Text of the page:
Conversely, I don't do what Coral Battery does with utilities but I could because they're fairly stable and easy to budget/set goals for.

    I'll be honest, I don't consistently use the reports. Every decision I make is driven by a desire to budget more effectively. 

    Like 1
    • monkeyhanger I also finds fewer categories easier to budget, rather than having to figure for 50 differest caregories but like it's been said u got to do what works for you...

      I have also moved away from uzi g ynabs goal function all together,  it has some odd behavior and the orange numbers are annoying imo. But im nearly too the point of being a full month ahead so on the 1st I can just budget everything,  usually based on last month's spending,  make some tweaks and im good to go.

      With my Utilities for example spending goes up in the winter,  but I'll budget a set amount each month and in the summer a small balance will remain unused and move forward until the winner months which i spend more than i actually budget but because i overbudget the rest of the year it evens out.

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      • monkeyhanger
      • No animals were harmed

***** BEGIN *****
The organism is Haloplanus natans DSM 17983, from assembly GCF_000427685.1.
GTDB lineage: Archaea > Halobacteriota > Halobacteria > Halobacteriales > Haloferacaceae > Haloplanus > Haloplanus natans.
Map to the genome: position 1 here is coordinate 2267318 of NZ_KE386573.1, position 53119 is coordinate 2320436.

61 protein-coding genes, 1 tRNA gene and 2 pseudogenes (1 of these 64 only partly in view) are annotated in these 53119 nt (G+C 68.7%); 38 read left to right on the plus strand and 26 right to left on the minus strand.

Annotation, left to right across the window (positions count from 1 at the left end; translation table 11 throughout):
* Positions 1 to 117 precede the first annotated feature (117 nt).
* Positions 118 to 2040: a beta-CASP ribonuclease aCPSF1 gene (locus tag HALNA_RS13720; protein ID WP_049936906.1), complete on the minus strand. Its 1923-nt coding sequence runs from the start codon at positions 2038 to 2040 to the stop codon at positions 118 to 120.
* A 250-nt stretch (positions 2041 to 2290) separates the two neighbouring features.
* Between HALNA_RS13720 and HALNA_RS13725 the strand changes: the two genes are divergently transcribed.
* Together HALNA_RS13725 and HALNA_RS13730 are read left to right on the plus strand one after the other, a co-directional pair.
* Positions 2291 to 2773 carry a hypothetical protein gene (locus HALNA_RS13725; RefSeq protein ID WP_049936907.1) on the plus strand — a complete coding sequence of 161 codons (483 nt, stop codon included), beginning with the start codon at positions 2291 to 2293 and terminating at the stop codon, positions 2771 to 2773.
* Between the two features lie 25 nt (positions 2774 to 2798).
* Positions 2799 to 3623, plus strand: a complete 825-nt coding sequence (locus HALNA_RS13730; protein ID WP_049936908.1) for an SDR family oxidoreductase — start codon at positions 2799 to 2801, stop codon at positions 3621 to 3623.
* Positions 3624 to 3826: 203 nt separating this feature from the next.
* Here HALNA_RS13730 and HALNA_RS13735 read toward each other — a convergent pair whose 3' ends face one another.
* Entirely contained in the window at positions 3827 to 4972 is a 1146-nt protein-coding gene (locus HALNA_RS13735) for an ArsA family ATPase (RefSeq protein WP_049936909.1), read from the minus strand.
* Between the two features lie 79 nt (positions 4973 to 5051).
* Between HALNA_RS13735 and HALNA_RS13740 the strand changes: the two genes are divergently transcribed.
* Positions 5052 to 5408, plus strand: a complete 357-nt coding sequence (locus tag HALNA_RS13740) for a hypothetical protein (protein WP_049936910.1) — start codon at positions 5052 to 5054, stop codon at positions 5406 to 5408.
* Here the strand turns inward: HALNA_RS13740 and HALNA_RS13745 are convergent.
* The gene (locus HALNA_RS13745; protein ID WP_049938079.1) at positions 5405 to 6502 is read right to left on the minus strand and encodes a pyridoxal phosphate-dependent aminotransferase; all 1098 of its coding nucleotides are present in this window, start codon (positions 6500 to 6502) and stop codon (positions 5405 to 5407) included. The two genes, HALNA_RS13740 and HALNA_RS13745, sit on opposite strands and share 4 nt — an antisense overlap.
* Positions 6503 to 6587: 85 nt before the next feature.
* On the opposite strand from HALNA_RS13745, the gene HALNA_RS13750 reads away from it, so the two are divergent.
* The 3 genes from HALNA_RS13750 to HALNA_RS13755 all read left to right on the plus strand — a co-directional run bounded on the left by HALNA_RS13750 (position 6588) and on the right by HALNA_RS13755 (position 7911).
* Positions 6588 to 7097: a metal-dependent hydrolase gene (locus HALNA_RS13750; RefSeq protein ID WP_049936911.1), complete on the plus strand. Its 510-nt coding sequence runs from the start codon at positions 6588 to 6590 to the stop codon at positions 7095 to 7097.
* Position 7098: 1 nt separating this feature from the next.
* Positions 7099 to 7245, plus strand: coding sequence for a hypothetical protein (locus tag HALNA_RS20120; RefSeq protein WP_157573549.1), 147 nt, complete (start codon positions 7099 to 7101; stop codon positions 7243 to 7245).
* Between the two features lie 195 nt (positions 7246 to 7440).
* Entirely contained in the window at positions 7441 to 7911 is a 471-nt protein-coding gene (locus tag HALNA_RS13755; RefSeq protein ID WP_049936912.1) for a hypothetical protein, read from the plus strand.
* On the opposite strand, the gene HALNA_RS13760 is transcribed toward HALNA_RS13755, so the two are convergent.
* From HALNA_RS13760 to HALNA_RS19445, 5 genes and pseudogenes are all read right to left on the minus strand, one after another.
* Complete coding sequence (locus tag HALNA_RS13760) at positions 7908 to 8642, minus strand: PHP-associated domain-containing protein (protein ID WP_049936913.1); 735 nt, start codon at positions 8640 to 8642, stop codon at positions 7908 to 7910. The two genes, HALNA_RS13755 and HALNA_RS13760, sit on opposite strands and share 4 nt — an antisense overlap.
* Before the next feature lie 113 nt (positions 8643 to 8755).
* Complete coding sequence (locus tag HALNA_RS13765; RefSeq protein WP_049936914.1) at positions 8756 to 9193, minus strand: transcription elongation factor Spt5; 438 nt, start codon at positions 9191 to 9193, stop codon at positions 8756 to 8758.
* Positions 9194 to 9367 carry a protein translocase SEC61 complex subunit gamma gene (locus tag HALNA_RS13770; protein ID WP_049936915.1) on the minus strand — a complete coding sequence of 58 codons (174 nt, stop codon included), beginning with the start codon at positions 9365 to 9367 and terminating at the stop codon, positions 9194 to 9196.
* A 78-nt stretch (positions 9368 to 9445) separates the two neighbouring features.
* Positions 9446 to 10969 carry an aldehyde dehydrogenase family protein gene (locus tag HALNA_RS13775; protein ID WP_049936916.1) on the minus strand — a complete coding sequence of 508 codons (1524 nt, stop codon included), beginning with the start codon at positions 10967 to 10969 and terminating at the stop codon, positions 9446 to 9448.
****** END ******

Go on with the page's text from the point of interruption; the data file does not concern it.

• monkeyhanger.1
      • 2 yrs ago
      • 1
      • Reported - view

      Coral Battery I don't always want quicker to budget but I do tend to prefer easier to budget accurately, hence me just choosing to split out the subscriptions after starting our new household split. 

      Speed of budgeting is probably quicker for me with it split - Tick the category header and budget unfunded. If I can't afford all that right now focus on the monthly balances and the closest annual ones.  Easy to see where I'm short on the ideal. Then collapse the category header and it takes up no more space on my budget.

      If I have just one category, I need additional info in the notes or a spreadsheet to do that calculation for me.

      As you've said, the beauty of YNAB is that you get to choose where you want to focus and for how long. I do a similar thing with vacations but here each trip gets its own budget category in YNAB e.g. YMB, Iceland 2020, etc while I'm saving up for it. This lets me easily assess whether we're on track for that break. All costs get recorded against that category. Once it is finalised, rather than hide the category, I do an all accounts search by category (e.g. YMB), tick all* and then edit to change the category to the generic vacation category and then delete the category. 

      All I was trying to add was that my decisions are driven by trying to increase budgeting awareness whereas others were driven by reporting.